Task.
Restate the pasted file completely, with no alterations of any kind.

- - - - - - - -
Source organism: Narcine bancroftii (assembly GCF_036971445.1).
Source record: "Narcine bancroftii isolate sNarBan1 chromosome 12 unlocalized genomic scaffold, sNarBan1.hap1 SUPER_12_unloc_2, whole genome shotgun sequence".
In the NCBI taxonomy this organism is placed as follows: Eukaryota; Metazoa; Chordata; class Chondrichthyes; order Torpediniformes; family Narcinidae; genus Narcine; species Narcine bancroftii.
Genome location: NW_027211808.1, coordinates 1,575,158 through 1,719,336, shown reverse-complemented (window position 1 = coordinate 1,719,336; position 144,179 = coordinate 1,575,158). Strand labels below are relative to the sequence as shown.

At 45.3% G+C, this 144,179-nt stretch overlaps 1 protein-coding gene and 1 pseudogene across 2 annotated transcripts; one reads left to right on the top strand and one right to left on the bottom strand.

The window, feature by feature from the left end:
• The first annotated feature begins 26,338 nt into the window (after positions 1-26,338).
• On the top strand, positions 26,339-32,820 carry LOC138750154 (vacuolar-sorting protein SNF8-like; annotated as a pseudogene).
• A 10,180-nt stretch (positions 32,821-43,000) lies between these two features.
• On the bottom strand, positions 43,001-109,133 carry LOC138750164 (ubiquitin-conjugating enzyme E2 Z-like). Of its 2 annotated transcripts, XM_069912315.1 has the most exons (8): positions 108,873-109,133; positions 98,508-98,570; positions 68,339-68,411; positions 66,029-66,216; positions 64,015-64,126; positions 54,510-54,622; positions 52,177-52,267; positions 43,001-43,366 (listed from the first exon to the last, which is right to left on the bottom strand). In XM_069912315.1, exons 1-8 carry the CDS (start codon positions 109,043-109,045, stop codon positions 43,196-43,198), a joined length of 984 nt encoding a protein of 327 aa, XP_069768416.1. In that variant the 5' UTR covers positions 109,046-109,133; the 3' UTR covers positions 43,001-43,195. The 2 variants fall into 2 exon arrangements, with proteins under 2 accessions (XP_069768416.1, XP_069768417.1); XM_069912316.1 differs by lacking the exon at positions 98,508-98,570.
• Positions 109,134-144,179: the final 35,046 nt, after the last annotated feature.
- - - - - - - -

Source organism: Narcine bancroftii (assembly GCF_036971445.1).
Source record: "Narcine bancroftii isolate sNarBan1 chromosome 12 unlocalized genomic scaffold, sNarBan1.hap1 SUPER_12_unloc_2, whole genome shotgun sequence".
In the NCBI taxonomy this organism is placed as follows: Eukaryota; Metazoa; Chordata; class Chondrichthyes; order Torpediniformes; family Narcinidae; genus Narcine; species Narcine bancroftii.
Genome location: NW_027211808.1, coordinates 1,575,158 through 1,719,336, shown reverse-complemented (window position 1 = coordinate 1,719,336; position 144,179 = coordinate 1,575,158). Strand labels below are relative to the sequence as shown.

At 45.3% G+C, this 144,179-nt stretch overlaps 1 protein-coding gene and 1 pseudogene across 2 annotated transcripts; one reads left to right on the top strand and one right to left on the bottom strand.

The window, feature by feature from the left end:
• The first annotated feature begins 26,338 nt into the window (after positions 1-26,338).
• On the top strand, positions 26,339-32,820 carry LOC138750154 (vacuolar-sorting protein SNF8-like; annotated as a pseudogene).
• A 10,180-nt stretch (positions 32,821-43,000) lies between these two features.
• On the bottom strand, positions 43,001-109,133 carry LOC138750164 (ubiquitin-conjugating enzyme E2 Z-like). Of its 2 annotated transcripts, XM_069912315.1 has the most exons (8): positions 108,873-109,133; positions 98,508-98,570; positions 68,339-68,411; positions 66,029-66,216; positions 64,015-64,126; positions 54,510-54,622; positions 52,177-52,267; positions 43,001-43,366 (listed from the first exon to the last, which is right to left on the bottom strand). In XM_069912315.1, exons 1-8 carry the CDS (start codon positions 109,043-109,045, stop codon positions 43,196-43,198), a joined length of 984 nt encoding a protein of 327 aa, XP_069768416.1. In that variant the 5' UTR covers positions 109,046-109,133; the 3' UTR covers positions 43,001-43,195. The 2 variants fall into 2 exon arrangements, with proteins under 2 accessions (XP_069768416.1, XP_069768417.1); XM_069912316.1 differs by lacking the exon at positions 98,508-98,570.
• Positions 109,134-144,179: the final 35,046 nt, after the last annotated feature.